|An altocumulus-filled sunset from Lake Thunderbird 2013-02-11 2354 UTC.|
|The vertical sounding taken at Norman where the balloon likely passed through the altocumulus layer at about 2330 UTC.|
|A sun pillar caught through the branches of our trees at home taken 2013-02-12 0018 UTC.|
I should've been more prepared to shoot this sun pillar at a better location because they are rare in this part of the country, more rare than sun dogs and possibly rainbows. Sun pillars like to form from sunlight reflecting off the top and bottom faces of plate crystals that are tilted upward toward the sun, especially a few minutes after the sun has set. This site explains the process very nicely. Given that supercooled altocumulus clouds were present, the pillar seemed to show a presence of a pretty widespread field of ice crystals which were probably dominated by plates. The roughly -10 to -15 C temperature of this layer can easily produce plates as long as the supersaturation is low. Take a look at the morphology diagram like this one from snowcrystals.com.
I doubt the supersaturation was high otherwise we'd be looking at stronger updrafts and more beefy looking altocumulus castellanous, or a continuous sheet of nimbostratus if there was widespread lift. Then forget about seeing the sunlight. No, these little altocumulus were barely able to condense liquid water. They also formed quickly, as expected, before the pictures above were taken and then moved northeast overhead (see the satellite image below). Why was that expected? Because the rapid ice crystal formation would quickly scavenge the clouds of their water supply eventually converting all the altocumulus to ice trails (virga).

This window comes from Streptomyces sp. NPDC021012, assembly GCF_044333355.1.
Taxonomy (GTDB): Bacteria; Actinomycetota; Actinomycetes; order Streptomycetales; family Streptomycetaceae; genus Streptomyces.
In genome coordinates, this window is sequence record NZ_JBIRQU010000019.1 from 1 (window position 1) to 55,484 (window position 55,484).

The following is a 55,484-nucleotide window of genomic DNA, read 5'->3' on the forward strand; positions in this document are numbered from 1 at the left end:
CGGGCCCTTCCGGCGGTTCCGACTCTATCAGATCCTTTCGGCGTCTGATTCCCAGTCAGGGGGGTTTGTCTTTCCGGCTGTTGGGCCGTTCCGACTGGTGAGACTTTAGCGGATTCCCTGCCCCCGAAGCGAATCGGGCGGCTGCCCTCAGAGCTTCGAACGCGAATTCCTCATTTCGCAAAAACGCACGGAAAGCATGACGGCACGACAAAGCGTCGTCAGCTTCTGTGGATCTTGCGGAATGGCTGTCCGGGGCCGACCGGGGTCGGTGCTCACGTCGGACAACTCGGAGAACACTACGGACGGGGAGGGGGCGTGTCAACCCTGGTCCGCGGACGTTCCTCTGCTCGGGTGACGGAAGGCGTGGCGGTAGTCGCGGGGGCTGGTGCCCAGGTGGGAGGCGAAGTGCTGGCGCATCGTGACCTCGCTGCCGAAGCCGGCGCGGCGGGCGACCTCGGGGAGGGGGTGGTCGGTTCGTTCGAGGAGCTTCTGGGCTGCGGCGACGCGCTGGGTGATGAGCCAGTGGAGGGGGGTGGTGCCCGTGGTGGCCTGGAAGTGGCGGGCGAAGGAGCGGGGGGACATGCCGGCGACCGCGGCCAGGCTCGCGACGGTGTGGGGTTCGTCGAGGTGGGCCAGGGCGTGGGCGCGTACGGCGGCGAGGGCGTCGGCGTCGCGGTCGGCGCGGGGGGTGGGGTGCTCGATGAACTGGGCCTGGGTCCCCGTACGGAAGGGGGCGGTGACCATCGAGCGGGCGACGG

The satellite image also shows that this field appears to have been connected to the larger shield of warm advection clouds forming above a polar airmass from a departing surface high to the east. The 850 mb and 700 mb plots below show the gulf moisture sliding over the lower level cold air and perhaps our altocumulus cloud deck formed from this same warm air advection but in a very thin layer.
While the warm air advection happens relatively frequently (except when we're in drought) it is rare to get such a thin layer of lift to condense a small amount of moisture into altocumulus clouds at temperatures that support plates (for the best pillars) and yet have not had time for the liquid water to completely be scavenged out by the forming ice crystals. How many times a year do I see these conditions get met at sunrise or sunset without intervening cloud layers to dim the sun? Not too often. Next time I'll be prepared for a sun pillar shot but I suspect I'll see a lot of tornadoes before then.
|Visible satellite loop from 2013-02-12 2002 to 2315 UTC.|
|Surface analysis from NCEP/HPC for 2013-02-12 00 UTC.|